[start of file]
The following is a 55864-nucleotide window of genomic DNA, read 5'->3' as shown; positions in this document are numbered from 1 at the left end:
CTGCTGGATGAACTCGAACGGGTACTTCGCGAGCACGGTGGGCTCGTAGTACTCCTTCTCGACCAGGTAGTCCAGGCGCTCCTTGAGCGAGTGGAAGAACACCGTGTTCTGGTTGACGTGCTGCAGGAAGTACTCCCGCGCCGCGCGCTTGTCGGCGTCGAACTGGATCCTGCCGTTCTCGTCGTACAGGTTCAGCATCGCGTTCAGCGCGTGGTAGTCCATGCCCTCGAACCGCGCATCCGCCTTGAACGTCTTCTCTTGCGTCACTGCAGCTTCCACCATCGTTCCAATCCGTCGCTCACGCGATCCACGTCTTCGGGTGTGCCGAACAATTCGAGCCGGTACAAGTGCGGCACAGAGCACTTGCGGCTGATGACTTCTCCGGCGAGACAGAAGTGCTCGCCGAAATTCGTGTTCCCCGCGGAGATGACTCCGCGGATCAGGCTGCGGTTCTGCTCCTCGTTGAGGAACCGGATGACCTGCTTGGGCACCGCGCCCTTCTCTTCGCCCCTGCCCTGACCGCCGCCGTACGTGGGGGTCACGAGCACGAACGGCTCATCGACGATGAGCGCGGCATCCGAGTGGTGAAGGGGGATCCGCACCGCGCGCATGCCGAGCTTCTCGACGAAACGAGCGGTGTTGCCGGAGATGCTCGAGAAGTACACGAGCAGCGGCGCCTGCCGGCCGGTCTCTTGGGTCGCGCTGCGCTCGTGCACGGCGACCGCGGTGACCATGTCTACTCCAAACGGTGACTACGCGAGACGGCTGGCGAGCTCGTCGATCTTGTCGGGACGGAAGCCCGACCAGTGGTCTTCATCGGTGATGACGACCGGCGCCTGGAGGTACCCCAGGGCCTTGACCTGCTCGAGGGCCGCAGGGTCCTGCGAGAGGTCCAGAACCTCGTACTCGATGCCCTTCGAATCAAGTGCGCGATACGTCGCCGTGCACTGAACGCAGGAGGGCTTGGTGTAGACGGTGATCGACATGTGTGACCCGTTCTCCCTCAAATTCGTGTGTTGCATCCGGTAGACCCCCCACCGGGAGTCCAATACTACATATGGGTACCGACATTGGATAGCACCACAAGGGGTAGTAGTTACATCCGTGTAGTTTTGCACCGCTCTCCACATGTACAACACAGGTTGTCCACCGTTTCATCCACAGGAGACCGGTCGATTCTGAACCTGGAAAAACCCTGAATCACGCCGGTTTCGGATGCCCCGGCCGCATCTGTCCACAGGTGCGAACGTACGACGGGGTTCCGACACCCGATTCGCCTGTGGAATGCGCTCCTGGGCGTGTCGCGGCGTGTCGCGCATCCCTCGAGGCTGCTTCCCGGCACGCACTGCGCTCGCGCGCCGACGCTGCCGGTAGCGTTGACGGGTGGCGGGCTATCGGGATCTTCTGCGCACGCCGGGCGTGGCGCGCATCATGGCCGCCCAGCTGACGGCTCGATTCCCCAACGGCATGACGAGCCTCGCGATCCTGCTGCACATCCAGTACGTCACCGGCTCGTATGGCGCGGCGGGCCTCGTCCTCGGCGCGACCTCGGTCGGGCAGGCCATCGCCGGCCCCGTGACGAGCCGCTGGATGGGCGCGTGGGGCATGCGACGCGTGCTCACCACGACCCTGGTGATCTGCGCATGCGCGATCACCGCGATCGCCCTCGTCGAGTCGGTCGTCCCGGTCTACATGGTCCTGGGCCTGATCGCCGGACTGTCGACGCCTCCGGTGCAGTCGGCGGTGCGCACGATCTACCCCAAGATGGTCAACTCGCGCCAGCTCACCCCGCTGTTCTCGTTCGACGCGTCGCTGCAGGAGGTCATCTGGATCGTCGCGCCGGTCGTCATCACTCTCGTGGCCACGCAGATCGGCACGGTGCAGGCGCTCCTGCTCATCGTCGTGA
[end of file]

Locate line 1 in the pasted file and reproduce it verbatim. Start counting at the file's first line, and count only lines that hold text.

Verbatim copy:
The following is a 55864-nucleotide window of genomic DNA, read 5'->3' as shown; positions in this document are numbered from 1 at the left end: